Convention Coverage

Invited Symposium: A Team Apart

Emerging Theoretical and Empirical Approaches Used in Team Research
C. Shawn Burke and
Eduardo Salas
, co-chairs
University of Central Florida
Stephen M. Fiore
University of Central Florida
Nancy J. Cooke
Arizona State University
Stephen J. Zaccaro
George Mason University

Barbara A. Fritzche
University of Central Florida

Chicago is a city defined by team effectiveness. The 1980s Bears, 1990s Bulls, and the Cubs of late have thrilled and shaped the APS 16 th Annual Convention’s host city with their collaborative approaches and resulting successes. Presenters C. Shawn Burke, Barbara Fritzsche, Steve Zaccaro, and Steve Fiore, University of Central Florida, and APS Charter Member Nancy Cooke, Arizona State University-Eat, covered a range of team-efficacy ideas in their symposium “Emerging Theoretical and Empirical Approaches Used in Team Effectiveness Research.”

Just as the dynamics of sports teams have changed in recent years, teams in the business and scientific worlds have also undergone a revolution of sorts. Although unimaginable in the relatively recent past, research is discovering that individuals that have never met face-to-face can function as a cohesive and effective team.

According to Burke, chair of the symposium, many business and research teams have evolved from small to large, real to virtual, and self-managing to hierarchical. In recent years teams have also increasingly interfaced with technology. While this technological merger has increased the success of many teams, Burke argued it has also amplified the physical distance between team members, resulting in greater complexity in communication and a substantial reformulation of team dynamics.

Fiore continued on this topic in speaking about his research on “distributed coordination space” and the application of cognitive psychology in studying team expertise. He described “distributed coordination space” as “a framework” which consists of social-cognitive dynamics, artificial components, and dynamic processes. Drawing on work from Endel Tulving (who coincidentally was Keynote Speaker at the APS convention), Fiore highlighted the importance of episodic (event-based) memory in facilitating team familiarity. According to Fiore, team members who share more experiences may be more familiar with each other and thus more cooperative, with the overall effect being increased team production. Sounding like a sports coach himself, Fiore concluded with the message: “Common ground must be achieved.”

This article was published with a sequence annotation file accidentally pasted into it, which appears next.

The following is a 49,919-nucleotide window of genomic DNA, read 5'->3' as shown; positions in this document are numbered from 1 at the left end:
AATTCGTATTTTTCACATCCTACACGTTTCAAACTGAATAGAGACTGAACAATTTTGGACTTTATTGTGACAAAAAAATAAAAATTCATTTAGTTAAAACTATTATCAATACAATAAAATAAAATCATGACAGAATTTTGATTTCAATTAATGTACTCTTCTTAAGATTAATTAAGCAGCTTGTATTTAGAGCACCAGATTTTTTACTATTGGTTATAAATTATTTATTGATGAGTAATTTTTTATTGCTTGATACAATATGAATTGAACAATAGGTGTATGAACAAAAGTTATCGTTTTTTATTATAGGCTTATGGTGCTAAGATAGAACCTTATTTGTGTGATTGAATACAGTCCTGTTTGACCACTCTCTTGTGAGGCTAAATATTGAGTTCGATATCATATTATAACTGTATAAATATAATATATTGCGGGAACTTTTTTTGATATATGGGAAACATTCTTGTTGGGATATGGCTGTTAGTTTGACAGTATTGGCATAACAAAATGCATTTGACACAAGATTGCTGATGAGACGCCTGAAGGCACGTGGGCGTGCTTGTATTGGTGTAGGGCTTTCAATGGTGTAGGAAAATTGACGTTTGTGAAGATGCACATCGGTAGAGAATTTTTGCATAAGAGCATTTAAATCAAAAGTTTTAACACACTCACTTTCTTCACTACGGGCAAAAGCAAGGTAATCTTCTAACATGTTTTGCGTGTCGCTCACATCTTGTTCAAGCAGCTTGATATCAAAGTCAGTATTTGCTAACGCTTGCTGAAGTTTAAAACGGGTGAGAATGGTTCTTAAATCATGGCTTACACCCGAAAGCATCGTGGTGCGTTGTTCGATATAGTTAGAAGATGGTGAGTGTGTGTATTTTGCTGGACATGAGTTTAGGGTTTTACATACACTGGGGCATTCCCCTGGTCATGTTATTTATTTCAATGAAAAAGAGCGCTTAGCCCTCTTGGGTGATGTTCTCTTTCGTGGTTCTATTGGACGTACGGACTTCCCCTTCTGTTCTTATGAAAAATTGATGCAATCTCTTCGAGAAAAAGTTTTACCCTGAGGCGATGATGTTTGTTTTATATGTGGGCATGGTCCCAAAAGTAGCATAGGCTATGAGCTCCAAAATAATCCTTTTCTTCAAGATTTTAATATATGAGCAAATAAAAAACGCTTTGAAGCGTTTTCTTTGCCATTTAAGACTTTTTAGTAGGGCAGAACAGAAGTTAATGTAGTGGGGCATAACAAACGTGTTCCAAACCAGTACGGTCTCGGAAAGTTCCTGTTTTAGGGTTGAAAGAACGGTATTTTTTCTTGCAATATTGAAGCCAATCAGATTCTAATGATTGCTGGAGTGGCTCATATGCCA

The fact that team members appear to perform better when in the same physical location may appear obvious to any sports player, coach, or fan, but is co-location a necessary component of a successful business, research, or military team? Not necessarily, according to Cooke, who discussed the effects of geographic disparity on team effectiveness. Like many of this symposium’s presenters, Cooke’s research on team cognition is military-sponsored. She argued for a “gestalt” approach to team thought processes, noting that team cognition “emerges from the interplay of individual cognitions” and is “more than the sum of the cognitive processes of individual team members.”

Cooke’s work in the Cognitive Engineering Research on Team Tasks lab examines how soldiers function as a team over “distributed space.” Based on her research findings, Cooke concluded that dispersion is not detrimental to team performance, although the absence of co-location may hinder team dynamics. Specifically, she found that under increased workload teams that are in the same location demonstrate greater task knowledge than distributed teams. Cooke concluded by stating that dispersion may indeed by detrimental to team process (although not necessarily outcome) in that distributed teams talk and debrief less.

In any team, members of diverse backgrounds must come together to form a cohesive unit in order to be successful. In his talk on “Leadership and Performance Requirements Across Different Types of Multicultural and Multinational Collaborations,” Zaccaro identified today’s leadership environment as “virtual, global, and still interdependent.” He identified many dimensions of culture relevant for team effectiveness, including individualism, collectivism, and long vs. short-term orientation. Zaccaro stated that the many problems in leadership result from differences in culture; as teams become increasingly multinational, team members must take into account existing cultural differences. Similar to successful sports teams, members of a successful business or research team not only know each other as professionals but also as people with varied backgrounds and experiences.

Fritzsche concluded the symposium with her talk “Improving Team Adaptability Using Contrasting Cases Training.” Fritzsche focused on how training can be used to encourage adaptability, saying that “instruction that results in learning how to recall information does not necessarily lead to learner’s use of that information.” Her examination of the strategies used in making military decisions uncovered differences in strategic and procedural knowledge among participants, although no differences were found on reactions and declarative memory. Fritzsche also found that interactive leadership methods are more effective than traditional instructional techniques.

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